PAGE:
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Signs & Symptoms That You Could Have a Heart Attack Next Month

Signs & Symptoms That You Could Have a Heart Attack Next Month

Most women associate having a heart attack, or myocardial infarction (MI), with symptoms that come on suddenly and without warning. On the contrary, subtle clues to an impending cardiac event can show up nearly a month before an actual heart attack. Most MIs are caused by an occlusion of a coronary artery that results from a gradual build-up of plaque that eventually cuts off the blood supply. The pain and crushing pressure of a heart attack is felt when blood flow is stopped to a portion of the heart muscle that results in tissue death. Immediate medical help is needed when an MI is suspected to help prevent excessive tissue death that can be fatal. Knowing the warning signs and symptoms that are precursors to a serious cardiac event can alert women to find medical assistance before a life-threatening MI occurs.


Excessive Fatigue

Feeling fatigued more than normal can be a sign that coronary artery narrowing is reaching a dangerous level. The reduced blood flow to the heart makes the muscle work harder and causes individuals to feel more tired than usual.

Shortness of Breath

Women who find it increasingly difficult to catch their breath may be at risk for an impending heart attack. The respiratory and cardiovascular systems completely depend on one another, and when the heart is getting less blood, the oxygen carrying capability to the lungs is hindered resulting in shortness of breath.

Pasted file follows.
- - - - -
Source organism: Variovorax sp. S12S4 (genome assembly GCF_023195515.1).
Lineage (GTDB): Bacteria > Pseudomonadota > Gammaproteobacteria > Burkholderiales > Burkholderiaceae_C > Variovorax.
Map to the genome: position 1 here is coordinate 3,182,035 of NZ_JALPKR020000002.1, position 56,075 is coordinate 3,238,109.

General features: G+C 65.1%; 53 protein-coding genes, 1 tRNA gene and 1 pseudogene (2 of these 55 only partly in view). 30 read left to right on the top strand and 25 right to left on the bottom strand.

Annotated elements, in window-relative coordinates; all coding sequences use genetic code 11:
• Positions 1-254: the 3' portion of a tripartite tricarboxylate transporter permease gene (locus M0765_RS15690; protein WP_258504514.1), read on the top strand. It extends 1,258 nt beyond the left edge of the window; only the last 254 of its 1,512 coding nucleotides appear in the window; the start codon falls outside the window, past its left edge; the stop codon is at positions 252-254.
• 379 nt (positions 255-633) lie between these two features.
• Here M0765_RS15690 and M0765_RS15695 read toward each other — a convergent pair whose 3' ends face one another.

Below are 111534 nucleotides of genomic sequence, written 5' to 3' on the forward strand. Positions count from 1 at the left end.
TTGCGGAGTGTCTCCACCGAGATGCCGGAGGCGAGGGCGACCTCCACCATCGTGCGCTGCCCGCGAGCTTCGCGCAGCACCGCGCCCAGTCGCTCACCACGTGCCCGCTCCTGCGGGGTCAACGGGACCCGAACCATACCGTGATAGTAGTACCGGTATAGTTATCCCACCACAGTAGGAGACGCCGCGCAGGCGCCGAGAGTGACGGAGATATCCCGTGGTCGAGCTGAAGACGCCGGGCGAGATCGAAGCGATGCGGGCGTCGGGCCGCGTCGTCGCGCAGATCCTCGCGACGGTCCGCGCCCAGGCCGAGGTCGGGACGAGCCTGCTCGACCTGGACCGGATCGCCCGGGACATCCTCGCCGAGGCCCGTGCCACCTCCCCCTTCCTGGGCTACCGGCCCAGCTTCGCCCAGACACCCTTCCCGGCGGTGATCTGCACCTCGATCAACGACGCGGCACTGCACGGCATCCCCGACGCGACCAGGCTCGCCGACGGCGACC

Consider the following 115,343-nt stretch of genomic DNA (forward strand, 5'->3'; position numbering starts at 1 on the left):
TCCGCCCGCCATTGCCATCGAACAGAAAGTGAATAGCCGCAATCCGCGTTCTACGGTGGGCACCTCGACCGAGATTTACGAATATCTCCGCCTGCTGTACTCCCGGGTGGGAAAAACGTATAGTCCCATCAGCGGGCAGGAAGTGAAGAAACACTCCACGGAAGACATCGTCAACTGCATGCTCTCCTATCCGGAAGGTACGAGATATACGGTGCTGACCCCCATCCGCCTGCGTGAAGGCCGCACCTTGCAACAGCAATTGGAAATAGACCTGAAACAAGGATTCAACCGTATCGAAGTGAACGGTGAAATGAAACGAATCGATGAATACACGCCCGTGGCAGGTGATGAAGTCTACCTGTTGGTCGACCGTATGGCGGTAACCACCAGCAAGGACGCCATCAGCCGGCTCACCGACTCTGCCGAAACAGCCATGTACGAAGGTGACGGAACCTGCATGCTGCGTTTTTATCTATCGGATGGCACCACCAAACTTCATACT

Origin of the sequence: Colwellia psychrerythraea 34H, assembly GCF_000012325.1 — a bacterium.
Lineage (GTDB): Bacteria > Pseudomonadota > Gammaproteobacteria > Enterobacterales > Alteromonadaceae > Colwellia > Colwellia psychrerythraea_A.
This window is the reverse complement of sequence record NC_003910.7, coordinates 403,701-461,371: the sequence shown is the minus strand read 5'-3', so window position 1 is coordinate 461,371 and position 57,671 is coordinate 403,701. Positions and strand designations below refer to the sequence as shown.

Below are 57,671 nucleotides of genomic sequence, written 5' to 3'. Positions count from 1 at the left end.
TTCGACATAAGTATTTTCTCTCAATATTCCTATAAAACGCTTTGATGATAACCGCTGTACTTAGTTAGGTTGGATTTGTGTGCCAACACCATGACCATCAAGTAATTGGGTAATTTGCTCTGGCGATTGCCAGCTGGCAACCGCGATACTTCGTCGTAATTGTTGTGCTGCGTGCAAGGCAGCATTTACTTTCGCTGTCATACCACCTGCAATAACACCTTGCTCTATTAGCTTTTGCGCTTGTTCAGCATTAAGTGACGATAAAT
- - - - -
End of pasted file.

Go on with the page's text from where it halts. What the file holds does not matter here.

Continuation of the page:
Weakness

A reduced blood flow means that the whole body suffers from decreased oxygen. Weakness is sometimes felt as the artery narrows and blood circulation is hindered to the muscles.

Dizziness and Cold Sweats

Having unusual episodes of dizziness and/or cold sweats may be a clue that a heart attack is on the way. When blood flow is restricted to the brain because of poor cardiac circulation, dizziness and clamminess may occur, especially when an individual gets up suddenly.

Chest Discomfort

As the coronary artery becomes more restrictive to blood flow, the lack of oxygen to the heart muscle causes discomfort. As the narrowing progresses, the pain may also increase until a complete MI occurs.

What Should Be Done?

Studies have shown that men and women often experience the signs and symptoms of an impending heart attack very differently. Unfortunately, many women have much more subtle symptoms that they may choose to dismiss until it is too late. If any of the above warning signs are experienced, women should visit their physician for a complete workup that should include:

Blood tests for inflammatory markers

Exercise ECG

Chest CT

Angiogram when serious indicators are found


Most importantly, women who know that they are experiencing something unusual in their bodies should insist on testing, especially when a family history of heart disease is present. Many individuals are sent home from emergency rooms with a diagnosis of anxiety and later return suffering from a fully blown heart attack.

PositiveMed
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